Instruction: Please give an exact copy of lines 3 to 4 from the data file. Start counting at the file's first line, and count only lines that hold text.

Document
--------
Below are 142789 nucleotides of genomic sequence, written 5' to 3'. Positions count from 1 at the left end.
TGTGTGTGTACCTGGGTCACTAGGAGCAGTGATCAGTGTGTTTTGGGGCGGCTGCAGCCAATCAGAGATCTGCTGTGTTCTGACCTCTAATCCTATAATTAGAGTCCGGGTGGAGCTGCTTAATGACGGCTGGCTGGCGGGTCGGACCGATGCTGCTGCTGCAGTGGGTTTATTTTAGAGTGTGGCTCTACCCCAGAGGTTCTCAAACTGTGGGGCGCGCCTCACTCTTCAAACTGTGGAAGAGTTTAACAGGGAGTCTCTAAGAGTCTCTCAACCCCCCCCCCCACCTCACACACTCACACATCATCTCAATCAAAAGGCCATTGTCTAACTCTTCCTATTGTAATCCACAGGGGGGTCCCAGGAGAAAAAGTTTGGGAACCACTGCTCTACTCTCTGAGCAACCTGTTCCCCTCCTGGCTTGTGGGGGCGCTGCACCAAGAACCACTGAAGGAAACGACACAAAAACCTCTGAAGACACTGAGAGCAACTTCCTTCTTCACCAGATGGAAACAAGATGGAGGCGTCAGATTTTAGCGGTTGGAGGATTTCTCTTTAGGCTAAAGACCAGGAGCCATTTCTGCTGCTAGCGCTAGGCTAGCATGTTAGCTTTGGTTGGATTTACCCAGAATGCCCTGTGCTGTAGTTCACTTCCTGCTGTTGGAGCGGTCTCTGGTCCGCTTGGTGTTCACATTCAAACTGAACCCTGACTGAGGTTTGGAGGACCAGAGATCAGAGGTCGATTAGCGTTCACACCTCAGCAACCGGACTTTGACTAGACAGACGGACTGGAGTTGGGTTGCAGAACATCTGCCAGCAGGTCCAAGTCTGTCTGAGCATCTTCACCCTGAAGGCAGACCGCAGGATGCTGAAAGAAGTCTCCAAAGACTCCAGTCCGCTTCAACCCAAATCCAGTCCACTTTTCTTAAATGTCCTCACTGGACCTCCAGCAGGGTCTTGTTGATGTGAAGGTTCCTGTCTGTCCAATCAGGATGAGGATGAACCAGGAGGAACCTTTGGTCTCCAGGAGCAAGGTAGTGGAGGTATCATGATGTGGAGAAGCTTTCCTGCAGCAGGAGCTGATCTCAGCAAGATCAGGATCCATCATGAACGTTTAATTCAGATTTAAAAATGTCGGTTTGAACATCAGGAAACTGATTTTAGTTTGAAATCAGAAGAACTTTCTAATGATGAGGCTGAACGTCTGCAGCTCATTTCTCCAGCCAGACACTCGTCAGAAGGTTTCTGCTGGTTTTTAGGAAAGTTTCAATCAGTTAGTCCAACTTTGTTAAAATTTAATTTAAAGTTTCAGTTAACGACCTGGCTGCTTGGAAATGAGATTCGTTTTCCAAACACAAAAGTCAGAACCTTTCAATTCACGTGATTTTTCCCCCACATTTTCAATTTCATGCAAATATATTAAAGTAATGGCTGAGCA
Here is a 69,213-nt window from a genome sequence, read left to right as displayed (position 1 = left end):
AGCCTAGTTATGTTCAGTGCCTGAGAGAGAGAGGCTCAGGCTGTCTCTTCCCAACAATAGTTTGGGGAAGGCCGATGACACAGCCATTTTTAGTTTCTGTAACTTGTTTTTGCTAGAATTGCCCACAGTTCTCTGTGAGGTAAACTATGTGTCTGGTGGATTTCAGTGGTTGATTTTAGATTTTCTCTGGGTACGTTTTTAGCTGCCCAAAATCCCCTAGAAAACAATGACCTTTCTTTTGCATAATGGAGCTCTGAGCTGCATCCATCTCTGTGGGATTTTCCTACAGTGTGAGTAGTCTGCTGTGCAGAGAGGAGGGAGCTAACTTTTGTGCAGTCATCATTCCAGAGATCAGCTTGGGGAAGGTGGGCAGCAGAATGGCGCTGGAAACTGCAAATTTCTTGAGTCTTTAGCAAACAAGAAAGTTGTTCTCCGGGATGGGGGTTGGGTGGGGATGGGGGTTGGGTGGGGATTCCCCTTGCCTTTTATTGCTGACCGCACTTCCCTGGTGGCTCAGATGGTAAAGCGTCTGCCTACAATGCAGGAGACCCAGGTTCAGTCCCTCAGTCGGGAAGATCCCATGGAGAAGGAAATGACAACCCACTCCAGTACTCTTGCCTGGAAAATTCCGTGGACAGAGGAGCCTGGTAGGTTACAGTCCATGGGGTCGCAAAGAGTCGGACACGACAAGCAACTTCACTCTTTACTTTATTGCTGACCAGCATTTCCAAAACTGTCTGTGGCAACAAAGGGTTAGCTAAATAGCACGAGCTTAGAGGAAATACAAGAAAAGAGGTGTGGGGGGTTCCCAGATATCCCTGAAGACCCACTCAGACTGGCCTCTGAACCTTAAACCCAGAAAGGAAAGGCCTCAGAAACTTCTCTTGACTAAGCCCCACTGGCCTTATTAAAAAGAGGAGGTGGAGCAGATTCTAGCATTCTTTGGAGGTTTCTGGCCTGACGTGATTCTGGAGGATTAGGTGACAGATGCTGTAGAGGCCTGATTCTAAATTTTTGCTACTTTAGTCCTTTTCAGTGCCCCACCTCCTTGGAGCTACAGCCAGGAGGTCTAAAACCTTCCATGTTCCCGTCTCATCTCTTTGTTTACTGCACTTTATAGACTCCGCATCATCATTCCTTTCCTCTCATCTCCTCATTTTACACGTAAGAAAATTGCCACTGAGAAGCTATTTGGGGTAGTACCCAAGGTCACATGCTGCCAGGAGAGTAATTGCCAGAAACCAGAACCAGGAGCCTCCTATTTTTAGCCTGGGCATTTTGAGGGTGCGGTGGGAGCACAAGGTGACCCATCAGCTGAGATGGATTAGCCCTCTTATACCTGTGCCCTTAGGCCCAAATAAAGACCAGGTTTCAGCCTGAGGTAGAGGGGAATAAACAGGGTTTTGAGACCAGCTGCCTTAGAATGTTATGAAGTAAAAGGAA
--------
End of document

Here is a 69,213-nt window from a genome sequence, read left to right as displayed (position 1 = left end):
AGCCTAGTTATGTTCAGTGCCTGAGAGAGAGAGGCTCAGGCTGTCTCTTCCCAACAATAGTTTGGGGAAGGCCGATGACACAGCCATTTTTAGTTTCTGTAACTTGTTTTTGCTAGAATTGCCCACAGTTCTCTGTGAGGTAAACTATGTGTCTGGTGGATTTCAGTGGTTGATTTTAGATTTTCTCTGGGTACGTTTTTAGCTGCCCAAAATCCCCTAGAAAACAATGACCTTTCTTTTGCATAATGGAGCTCTGAGCTGCATCCATCTCTGTGGGATTTTCCTACAGTGTGAGTAGTCTGCTGTGCAGAGAGGAGGGAGCTAACTTTTGTGCAGTCATCATTCCAGAGATCAGCTTGGGGAAGGTGGGCAGCAGAATGGCGCTGGAAACTGCAAATTTCTTGAGTCTTTAGCAAACAAGAAAGTTGTTCTCCGGGATGGGGGTTGGGTGGGGATGGGGGTTGGGTGGGGATTCCCCTTGCCTTTTATTGCTGACCGCACTTCCCTGGTGGCTCAGATGGTAAAGCGTCTGCCTACAATGCAGGAGACCCAGGTTCAGTCCCTCAGTCGGGAAGATCCCATGGAGAAGGAAATGACAACCCACTCCAGTACTCTTGCCTGGAAAATTCCGTGGACAGAGGAGCCTGGTAGGTTACAGTCCATGGGGTCGCAAAGAGTCGGACACGACAAGCAACTTCACTCTTTACTTTATTGCTGACCAGCATTTCCAAAACTGTCTGTGGCAACAAAGGGTTAGCTAAATAGCACGAGCTTAGAGGAAATACAAGAAAAGAGGTGTGGGGGGTTCCCAGATATCCCTGAAGACCCACTCAGACTGGCCTCTGAACCTTAAACCCAGAAAGGAAAGGCCTCAGAAACTTCTCTTGACTAAGCCCCACTGGCCTTATTAAAAAGAGGAGGTGGAGCAGATTCTAGCATTCTTTGGAGGTTTCTGGCCTGACGTGATTCTGGAGGATTAGGTGACAGATGCTGTAGAGGCCTGATTCTAAATTTTTGCTACTTTAGTCCTTTTCAGTGCCCCACCTCCTTGGAGCTACAGCCAGGAGGTCTAAAACCTTCCATGTTCCCGTCTCATCTCTTTGTTTACTGCACTTTATAGACTCCGCATCATCATTCCTTTCCTCTCATCTCCTCATTTTACACGTAAGAAAATTGCCACTGAGAAGCTATTTGGGGTAGTACCCAAGGTCACATGCTGCCAGGAGAGTAATTGCCAGAAACCAGAACCAGGAGCCTCCTATTTTTAGCCTGGGCATTTTGAGGGTGCGGTGGGAGCACAAGGTGACCCATCAGCTGAGATGGATTAGCCCTCTTATACCTGTGCCCTTAGGCCCAAATAAAGACCAGGTTTCAGCCTGAGGTAGAGGGGAATAAACAGGGTTTTGAGACCAGCTGCCTTAGAATGTTATGAAGTAAAAGGAA